If You’re Aboriginal, Why Are You White?

Georgia Mantle is a powerful, young woman studying a Bachelor of Arts. She is currently serving as an Indigenous Office Bearer.

Georgia Mantle is a powerful, young woman studying a Bachelor of Arts. She is currently serving as an Indigenous Office Bearer.

“You don’t look Aboriginal.” “Yeah but you’re not like fully Aboriginal right?” “What percentage?” “You don’t really count as Aboriginal though.” “Do you just tick the box to get the benefits?”

These are real statements I’ve been faced with all too frequently when I shockingly reveal my cultural identity as an Aboriginal woman. To me, my culture is not surprising… it is simply an intrinsic part of who I am. My Aboriginal identity is not represented through my pale skin, but rather through my very essence and being. At the root of questions and statements like these lies a lack of understanding of Indigenous culture and identity.

In society, skin colour is often a racial signifier: light skin has always been associated with privilege, however in Indigenous Australian culture, that story is filled with more complexity than this. In a country where assimilation policies were implemented by a racist government and systematic attempts to dilute Indigenous genetics were advanced, it’s no wonder so many Aboriginal and Torres Strait Islander people are disconnected from their culture. This white skin I and many other Indigenous people have is not a privilege, but rather a grave injustice that my people have suffered. Light-skinned Aboriginal people do not reflect a ‘lack’ of Aborigingality, but rather a damning refection on the extremely racist policies that mar our country’s history. The idea that I have to justify and explain ‘how’ I am Aboriginal or to what extent my blood is black is a ridiculous and insulting request, coming from the same people who mocked and tormented my grandmother for being black.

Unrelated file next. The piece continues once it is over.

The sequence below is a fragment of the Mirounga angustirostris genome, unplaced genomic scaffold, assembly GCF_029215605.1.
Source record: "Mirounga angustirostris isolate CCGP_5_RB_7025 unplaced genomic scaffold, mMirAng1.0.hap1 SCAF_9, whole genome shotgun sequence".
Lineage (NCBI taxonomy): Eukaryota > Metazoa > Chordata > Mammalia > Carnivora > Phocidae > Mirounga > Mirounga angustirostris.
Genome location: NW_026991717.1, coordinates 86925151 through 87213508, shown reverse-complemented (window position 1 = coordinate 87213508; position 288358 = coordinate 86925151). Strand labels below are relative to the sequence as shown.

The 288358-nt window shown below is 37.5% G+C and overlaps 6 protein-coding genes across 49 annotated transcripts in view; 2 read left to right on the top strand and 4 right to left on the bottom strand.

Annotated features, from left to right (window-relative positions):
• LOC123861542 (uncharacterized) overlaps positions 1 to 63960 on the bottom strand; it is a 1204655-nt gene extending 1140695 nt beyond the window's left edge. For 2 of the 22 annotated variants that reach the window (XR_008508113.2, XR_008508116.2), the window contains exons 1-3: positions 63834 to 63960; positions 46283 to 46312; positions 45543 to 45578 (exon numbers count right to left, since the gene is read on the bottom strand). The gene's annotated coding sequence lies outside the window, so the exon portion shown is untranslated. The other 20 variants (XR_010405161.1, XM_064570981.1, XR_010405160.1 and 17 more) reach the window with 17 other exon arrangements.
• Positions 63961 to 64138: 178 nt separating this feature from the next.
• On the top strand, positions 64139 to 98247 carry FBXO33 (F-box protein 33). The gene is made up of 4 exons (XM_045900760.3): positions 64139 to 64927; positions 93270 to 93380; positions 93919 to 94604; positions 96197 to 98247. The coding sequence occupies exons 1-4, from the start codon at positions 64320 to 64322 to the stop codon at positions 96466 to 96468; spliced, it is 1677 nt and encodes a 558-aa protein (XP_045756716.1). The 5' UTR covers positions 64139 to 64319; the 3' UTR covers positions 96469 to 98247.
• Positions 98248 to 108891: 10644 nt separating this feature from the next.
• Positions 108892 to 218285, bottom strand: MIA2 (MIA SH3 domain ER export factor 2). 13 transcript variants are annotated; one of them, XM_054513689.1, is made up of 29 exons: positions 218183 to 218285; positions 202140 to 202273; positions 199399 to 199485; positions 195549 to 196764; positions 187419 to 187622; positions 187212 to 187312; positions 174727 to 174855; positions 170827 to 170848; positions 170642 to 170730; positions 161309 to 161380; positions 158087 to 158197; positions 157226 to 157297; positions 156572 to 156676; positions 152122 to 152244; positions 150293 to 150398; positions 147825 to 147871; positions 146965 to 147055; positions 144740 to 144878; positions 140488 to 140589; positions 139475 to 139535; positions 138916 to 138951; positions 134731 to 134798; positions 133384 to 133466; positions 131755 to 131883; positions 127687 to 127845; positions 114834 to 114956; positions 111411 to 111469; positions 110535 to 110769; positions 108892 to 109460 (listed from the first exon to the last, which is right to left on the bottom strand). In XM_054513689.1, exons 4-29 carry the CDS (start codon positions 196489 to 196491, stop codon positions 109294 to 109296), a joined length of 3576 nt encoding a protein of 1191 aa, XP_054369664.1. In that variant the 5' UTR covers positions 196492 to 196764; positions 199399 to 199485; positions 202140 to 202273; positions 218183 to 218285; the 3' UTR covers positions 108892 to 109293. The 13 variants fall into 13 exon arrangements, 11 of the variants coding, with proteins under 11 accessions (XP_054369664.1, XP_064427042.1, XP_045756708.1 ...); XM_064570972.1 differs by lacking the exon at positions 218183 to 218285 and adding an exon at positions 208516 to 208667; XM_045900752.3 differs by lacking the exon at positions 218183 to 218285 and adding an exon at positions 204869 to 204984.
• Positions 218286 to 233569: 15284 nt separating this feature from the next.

I urge non-Indigenous Australians to reflect on their ideas of what it means to be an Indigenous person and to ask if this view is rooted in stereotypes and racist ideology, or if it’s better left to Indigenous people to decide for ourselves. Is your perception of Aboriginal culture holistic and does it account for past racial discrimination which has caused many Indigenous people to be robbed of direct links to their mobs, languages and cultures?

I do not deny my white skin and the privilege that comes with it, but I will also never allow myself to be pressured into denyinglike so many of my community have beenmy cultural identity. I will not be bullied into hiding my culture for fear of being discriminated against and I will not let outsiders decide if I am Aboriginal ‘enough’ for them. Aboriginal identity is and always will be defined by US!

Filed under:
Vice Chancellor Michael Spence.

Michael Spence

Michael Spence: the fair controller?

The Vice Chancellor has been in the role for almost a decade; his drive to reshape the University seems to have only grown.